I heard about SISTERS OF THE NEVERSEA from a friend of mine, and as soon as I learned the premise, I reached out to Cynthia Leitich Smith for an interview. Not only is she is an award-winning author, her latest novel offers a Peter Pan reimagining from an indigenous perspective:
Stepsisters Lily and Wendy embark on a high-flying journey of magic, adventure, and courage—to a fairy-tale island known as Neverland.
Lily and Wendy have been best friends since they became stepsisters. But with their feuding parents planning to spend the summer apart, what will become of their family—and their friendship?
Little do they know that a mysterious boy has been watching them from the oak tree outside their window. A boy who intends to take them away from home for good, to an island of wild animals, Merfolk, Fairies, and kidnapped children.
You have been named the 2021 NSK Neustadt Prize Author for Children’s Literature. Congratulations! What has this honor meant to you?
It came as such a surprise! I’m pleased that the committee recognized Native writing for young readers and that they viewed my wide range of creative work as a strength. I write across age markets, genres, and formats—constantly pushing myself and taking risks. My hope is that my receiving the award encourages more writers to stretch themselves over the course of their careers.
And it’s proof that stretching yourself pays off! SISTERS OF THE NEVERSEA offers a reimagining of the Peter Pan story from an Indigenous perspective. What inspired you to write this story, and what do you hope readers can take with them once they finish reading?
I’m fascinated with the conversation of books over time, and the fact that J.M. Barrie elected to include Native people in his classic fantasy raised several questions for my inner child. How did they get to Neverland? Why were they behaving so strangely? It presented an opportunity to revisit, modernize and rebuild the world with regard to Indigenous representation, but also in deepening and expanding on the fantastical characters (merfolk, fairies!) and even Peter and his pirate foes.
In addition, I’ve always been especially fascinated with Tinker Bell—likely due to her pop-culture status—and Tiger Lily, if only because Native girl characters have been so rare in books for young readers. This led me to center them both, along with Wendy, as more significant characters.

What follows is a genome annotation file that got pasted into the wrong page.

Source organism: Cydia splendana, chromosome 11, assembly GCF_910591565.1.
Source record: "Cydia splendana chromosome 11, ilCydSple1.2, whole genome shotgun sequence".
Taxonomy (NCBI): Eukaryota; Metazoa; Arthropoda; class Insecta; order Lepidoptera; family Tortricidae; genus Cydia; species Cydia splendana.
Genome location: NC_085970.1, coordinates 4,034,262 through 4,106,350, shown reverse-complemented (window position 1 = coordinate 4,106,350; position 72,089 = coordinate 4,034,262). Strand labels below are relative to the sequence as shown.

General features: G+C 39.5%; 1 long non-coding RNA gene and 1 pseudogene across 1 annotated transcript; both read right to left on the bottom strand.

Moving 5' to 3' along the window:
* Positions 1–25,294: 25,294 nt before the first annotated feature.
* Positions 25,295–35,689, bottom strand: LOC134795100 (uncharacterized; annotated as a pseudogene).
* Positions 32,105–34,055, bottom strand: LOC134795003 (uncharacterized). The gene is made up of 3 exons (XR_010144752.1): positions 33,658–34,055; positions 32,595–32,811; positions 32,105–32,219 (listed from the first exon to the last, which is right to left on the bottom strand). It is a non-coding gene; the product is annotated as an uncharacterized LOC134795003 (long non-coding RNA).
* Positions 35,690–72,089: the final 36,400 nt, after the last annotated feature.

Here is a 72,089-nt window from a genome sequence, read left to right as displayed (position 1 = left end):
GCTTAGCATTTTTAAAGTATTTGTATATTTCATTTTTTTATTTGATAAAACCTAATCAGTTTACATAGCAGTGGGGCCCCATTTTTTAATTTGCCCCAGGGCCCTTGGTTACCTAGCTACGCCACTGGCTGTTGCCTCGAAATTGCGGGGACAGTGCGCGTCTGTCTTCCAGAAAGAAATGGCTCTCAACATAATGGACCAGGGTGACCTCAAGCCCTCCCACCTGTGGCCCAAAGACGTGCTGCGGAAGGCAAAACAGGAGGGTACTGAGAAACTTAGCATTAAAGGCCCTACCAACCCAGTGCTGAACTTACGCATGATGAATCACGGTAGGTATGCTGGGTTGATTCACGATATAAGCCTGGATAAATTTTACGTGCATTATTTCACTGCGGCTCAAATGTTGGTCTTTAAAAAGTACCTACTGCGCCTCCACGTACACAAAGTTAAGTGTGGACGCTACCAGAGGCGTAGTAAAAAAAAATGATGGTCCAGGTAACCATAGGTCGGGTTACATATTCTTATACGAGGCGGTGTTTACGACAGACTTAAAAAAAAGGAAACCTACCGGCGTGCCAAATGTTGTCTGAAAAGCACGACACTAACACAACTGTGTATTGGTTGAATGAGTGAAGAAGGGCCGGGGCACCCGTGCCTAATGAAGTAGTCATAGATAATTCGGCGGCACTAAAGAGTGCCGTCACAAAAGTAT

My hope is that young readers enjoy the book as a page-turner, full of adventure, excitement and heart, but also perhaps reflect a bit on the meaning and importance of family.
And hopefully they can see themselves in the story too! You are also the author-curator of the Native centered Heartdrum imprint at HarperCollins. What, if anything, has surprised you in taking on this role?
My emotions skew more to hope and gratitude. It’s been heartening that we’ve acquired so many excellent projects by Native and First Nations writers and illustrators.
My (pleasant) surprise is that the team at Harper has been so open to embracing and enthusiastically supporting more projects than originally envisioned. At first, we’d talked about four-to-six books a year. Going into the second year, we have more than 20 books out or in various stages of production.
According to the 2019 annual statistics from the Cooperative Children’s Book Center, only 1% (or 37 total) books published were by and about Native people. So, at Heartdrum—along with Native-friendly houses like Lee & Low, Levine Querido, Charlesbridge, Reycraft and the Kokila imprint—we’re contributing to a statistically significant improvement in terms of diversity and inclusion.
Very exciting, and so needed! What are some of your current projects?
My most recent works are focused on the middle-grade category.
ANCESTOR APPROVED: INTERTRIBAL STORIES FOR KIDS was released in February 2021. It’s an anthology of interconnected short stories and poems by Native voices with Navajo illustrator Nicole Niedhardt providing cover art. The idea is that the characters intersect at the Dance for Mother Earth powwow. The book has received four starred reviews, and among other honors, has been named a Junior Library Guild Gold Standard selection.
We’ve already talked about SISTERS OF THE NEVERSEA, so I’ll just say briefly that the idea is that Lily Roberts (Muscogee) and Lily Darling (white British American) are stepsisters living with their family in Tulsa when a certain fairy, a flying boy, and his shadow lure them to a magical island of fairies and wild animals, a magical sea of merforlk and storybook pirates. So far, the book has received three starred reviews, and among other honors, has been named one of Kirkus Reviews Best Books for June.
Coming up next, I’m thrilled about THE BLUE STARS: THE VICE PRINCIPAL PROBLEM, a graphic novel, co-authored by Kekla Magoon and illustrated by Molly Murakami about two cousins from a Black and Native family who become superheroes in their diverse urban school and community.
Beyond that, my current, untitled work in progress is a spooky, romantic young adult novel, set in the same world as HEARTS UNBROKEN and RAIN IS NOT MY INDIAN NAME.
If your readers are interested in learning more about Native fiction for young readers, I encourage them to visit the resources on my author website: https://cynthialeitichsmith.com/lit-resources/read/diversity/native-am/
For more about Cynthia’s other books, go to https://cynthialeitichsmith.com/